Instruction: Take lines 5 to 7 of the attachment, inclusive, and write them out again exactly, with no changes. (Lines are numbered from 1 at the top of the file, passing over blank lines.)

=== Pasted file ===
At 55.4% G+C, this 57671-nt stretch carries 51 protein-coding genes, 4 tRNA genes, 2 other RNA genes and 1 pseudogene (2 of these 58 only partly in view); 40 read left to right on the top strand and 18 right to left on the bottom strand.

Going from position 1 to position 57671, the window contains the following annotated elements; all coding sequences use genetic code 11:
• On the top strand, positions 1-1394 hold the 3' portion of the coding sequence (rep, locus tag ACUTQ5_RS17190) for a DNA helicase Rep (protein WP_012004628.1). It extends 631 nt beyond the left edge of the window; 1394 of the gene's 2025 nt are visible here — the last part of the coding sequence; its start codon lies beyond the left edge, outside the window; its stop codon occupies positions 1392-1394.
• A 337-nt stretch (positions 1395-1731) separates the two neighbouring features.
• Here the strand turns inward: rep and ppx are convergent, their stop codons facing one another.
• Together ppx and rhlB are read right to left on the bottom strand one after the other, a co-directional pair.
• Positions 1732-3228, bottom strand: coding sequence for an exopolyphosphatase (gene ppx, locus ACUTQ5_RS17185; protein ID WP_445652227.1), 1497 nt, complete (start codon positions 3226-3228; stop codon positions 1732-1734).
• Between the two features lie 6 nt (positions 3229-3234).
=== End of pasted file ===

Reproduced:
• Here the strand turns inward: rep and ppx are convergent, their stop codons facing one another.
• Together ppx and rhlB are read right to left on the bottom strand one after the other, a co-directional pair.
• Positions 1732-3228, bottom strand: coding sequence for an exopolyphosphatase (gene ppx, locus ACUTQ5_RS17185; protein ID WP_445652227.1), 1497 nt, complete (start codon positions 3226-3228; stop codon positions 1732-1734).